Istanbul Airport Video Raises Questions About Journalist Jacqueline Sutton's Death

The video shows Sutton with a full shopping bag, contrasting with reports she didn't have money for a ticket.

Closed-circuit video from Istanbul's main airport published Tuesday by Turkish media appears to show British journalist Jacqueline Sutton before she was found dead in an airport restroom and raises questions about reports that she killed herself after missing a flight.

In the first half of the video, a woman identified as Sutton by local media walks up to a security checkpoint and appears to show paperwork to two guards. She proceeds through the stop with a backpack and a shoulder bag. In the second half of the video, the woman is walking through the airport with the same bags -- but her shoulder bag now looks more full -- along with what appears to be a full shopping bag.

An airport shopping spree would appear to contrast with Turkish media reports that Sutton, 50, hanged herself on Saturday after missing a connecting flight and lacked money to buy a new ticket. Her friends question the explanation, along with the circumstances surrounding her death, and have called for an international investigation.

The videos released Tuesday were not verified by Turkish authorities, and are not time-stamped, so the exact sequence of events was unclear.

Sutton, a former BBC journalist who was Iraq director for the nonprofit Institute for War and Peace Reporting, was found dead in a restroom at Ataturk International Airport on Saturday after missing a connecting flight to Iraq. Turkish media reported, without citing sources, that Sutton became "distraught" that she didn't have money for a new ticket and hanged herself with shoelaces from a restroom door hook. The reports said she was discovered by three Russian tourists, who alerted police.

"It's all very weird," said Anthony Borden, executive director of the Institute for War and Peace Reporting, a nonprofit group focused on expanding journalism in war-torn regions. "How a couple hundred bucks could enter into the equation is beyond me."

Borden described Sutton as a seasoned "globetrotter," a "strong, confident and fearless woman" who was very familiar with world travel and the delays that come along with it. If she had run out of money, she would know to call him, because she had done that in the past when other travel delays arose. Borden said she was traveling with her iPhone, credit cards and laptop -- which she would normally use to book a new flight if her connection was missed.

Sutton was a veteran journalist very familiar with the region. Before working for the nonprofit, Sutton held United Nations media positions, was a journalist with the BBC, and had been working toward a PhD at the Australian National University. Her university webpage says her research focused on supporting women journalists in Iraq and Afghanistan.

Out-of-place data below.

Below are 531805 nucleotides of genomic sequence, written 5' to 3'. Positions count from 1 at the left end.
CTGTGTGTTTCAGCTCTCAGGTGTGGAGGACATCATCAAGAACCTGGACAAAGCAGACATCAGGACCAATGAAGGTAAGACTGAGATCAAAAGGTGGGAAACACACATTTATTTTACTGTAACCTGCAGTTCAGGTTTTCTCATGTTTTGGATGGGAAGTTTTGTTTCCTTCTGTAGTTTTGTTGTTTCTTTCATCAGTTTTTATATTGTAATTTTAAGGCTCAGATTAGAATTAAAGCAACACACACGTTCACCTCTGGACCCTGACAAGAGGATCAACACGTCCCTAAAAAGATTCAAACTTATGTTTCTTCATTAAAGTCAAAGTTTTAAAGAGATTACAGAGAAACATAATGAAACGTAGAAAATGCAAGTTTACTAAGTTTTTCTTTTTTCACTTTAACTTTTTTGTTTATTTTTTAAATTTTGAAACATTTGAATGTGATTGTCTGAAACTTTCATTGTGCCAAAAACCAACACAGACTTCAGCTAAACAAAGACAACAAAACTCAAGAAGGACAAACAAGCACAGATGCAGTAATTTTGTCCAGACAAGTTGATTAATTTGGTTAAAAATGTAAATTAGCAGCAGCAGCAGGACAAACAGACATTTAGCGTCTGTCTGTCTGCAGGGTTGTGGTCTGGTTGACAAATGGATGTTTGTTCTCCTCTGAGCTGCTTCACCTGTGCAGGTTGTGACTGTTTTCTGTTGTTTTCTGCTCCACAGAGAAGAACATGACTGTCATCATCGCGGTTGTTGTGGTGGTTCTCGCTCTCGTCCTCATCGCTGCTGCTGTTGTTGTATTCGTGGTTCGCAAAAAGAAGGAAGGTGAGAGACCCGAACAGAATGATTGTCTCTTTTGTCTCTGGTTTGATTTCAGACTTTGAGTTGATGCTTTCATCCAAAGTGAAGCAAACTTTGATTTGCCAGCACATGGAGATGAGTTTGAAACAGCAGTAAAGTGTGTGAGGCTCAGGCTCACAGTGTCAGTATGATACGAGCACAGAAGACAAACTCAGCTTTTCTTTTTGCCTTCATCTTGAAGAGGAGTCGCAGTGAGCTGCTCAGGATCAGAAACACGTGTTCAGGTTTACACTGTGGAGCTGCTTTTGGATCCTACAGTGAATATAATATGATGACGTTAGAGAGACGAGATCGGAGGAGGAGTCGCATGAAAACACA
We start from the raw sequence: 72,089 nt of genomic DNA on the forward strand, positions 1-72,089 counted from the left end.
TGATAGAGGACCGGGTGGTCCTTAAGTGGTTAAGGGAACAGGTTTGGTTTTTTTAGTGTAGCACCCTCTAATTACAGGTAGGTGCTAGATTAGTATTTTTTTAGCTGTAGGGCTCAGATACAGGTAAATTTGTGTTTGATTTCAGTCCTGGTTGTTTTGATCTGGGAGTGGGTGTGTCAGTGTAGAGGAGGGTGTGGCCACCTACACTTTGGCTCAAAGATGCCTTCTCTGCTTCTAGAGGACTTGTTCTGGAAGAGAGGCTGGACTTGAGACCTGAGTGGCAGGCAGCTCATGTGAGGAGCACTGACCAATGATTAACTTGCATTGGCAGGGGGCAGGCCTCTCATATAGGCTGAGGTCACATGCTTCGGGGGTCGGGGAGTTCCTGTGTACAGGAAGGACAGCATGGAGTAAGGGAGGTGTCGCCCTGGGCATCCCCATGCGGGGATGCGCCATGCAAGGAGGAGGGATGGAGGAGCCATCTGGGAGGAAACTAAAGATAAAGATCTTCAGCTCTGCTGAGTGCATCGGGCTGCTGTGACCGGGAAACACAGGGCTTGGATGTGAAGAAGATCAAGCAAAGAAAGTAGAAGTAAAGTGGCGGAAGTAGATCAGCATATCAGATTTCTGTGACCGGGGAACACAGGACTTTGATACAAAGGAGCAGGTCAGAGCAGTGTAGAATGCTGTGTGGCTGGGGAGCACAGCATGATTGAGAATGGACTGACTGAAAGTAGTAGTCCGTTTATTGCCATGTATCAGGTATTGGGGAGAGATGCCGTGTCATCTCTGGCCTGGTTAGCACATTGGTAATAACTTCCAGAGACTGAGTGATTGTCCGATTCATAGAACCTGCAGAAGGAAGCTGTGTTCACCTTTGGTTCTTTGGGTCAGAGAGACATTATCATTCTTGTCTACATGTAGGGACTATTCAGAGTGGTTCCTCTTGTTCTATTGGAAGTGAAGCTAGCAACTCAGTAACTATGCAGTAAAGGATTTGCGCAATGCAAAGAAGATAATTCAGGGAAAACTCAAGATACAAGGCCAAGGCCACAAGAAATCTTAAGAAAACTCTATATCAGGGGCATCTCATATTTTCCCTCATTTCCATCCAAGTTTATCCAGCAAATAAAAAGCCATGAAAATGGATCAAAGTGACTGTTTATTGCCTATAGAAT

Sudipto Mukerjee, a friend who met Sutton about four years ago when he worked with the United Nations Development Program in Iraq, doubted she would even miss the flight, characterizing her as "anything but confused or forgetful."

"I also cannot imagine her not having money to buy another ticket – I am sure she carried credit cards and not to mention had a decent and steady income over many years," said Mukerjee, now the U.N. Development Program's Sierra Leone director.

"Unless there is clear evidence she committed suicide, she was definitely murdered," Hiwa Osman, a friend of Sutton's in Iraq and former media advisor for the Institute for War and Peace Reporting, told The Telegraph. Sutton was bringing back toys and books for his children and that there was no indication she was unhappy, Osman said.

"I strongly urge and recommend an independent and fully transparent investigation," said Chris Cobb-Smith, director of Chiron Resources, a company that provides support and security advice for media, including Sutton's organization, in hostile environments. Cobb-Smith said he found Sutton to be "instantly likable," but had only met her once -- at a recent memorial service for Sutton's predecessor, Ammar Al Shahbander, who along with 15 others, died in a car bomb blast in Baghdad earlier this year.

The Islamic State group claimed responsibility for the Baghdad attack, according to Agence France-Presse.

Having spent nearly a decade in Iraq and some time in Afghanistan as well, Sutton appeared aware of potential threats. In a late-2014 interview with Sutton by friend Amanda Whitley, transcribed on an Australian blog, Sutton imagines the possibility of being attacked:

I’m in a hotel at the moment – a low key one with hardly any guests. The accommodation that had been prepared was basically one room and a bathroom above the office with only one door in and out, and that off the street. So if someone came in uninvited I was trapped and, as my Kurdish friends said, “It just needs one whacko to hear in the Friday prayers that killing foreigners is jihad, and they’ll come knocking at your door in a heartbeat.” Erbil has grown but everyone knows where the foreigners are staying. So I am going to stay in the hotel until next week when I will move in with some Kurdish friends who live in a gated community. If Daesh wants to attack they will but it will take planning and I won’t be THE target; if the whacko wants to get to heaven he or she will have to contend with armed guards and a choice of targets, and the same with criminal kidnappers – a growth industry in Iraq.

Sutton tells Whitley she was staying off social media to avoid drawing attention to herself and her colleagues.

Sutton's death remains under investigation.

Need help? In the U.S., call 1-800-273-8255 for the National Suicide Prevention Lifeline.

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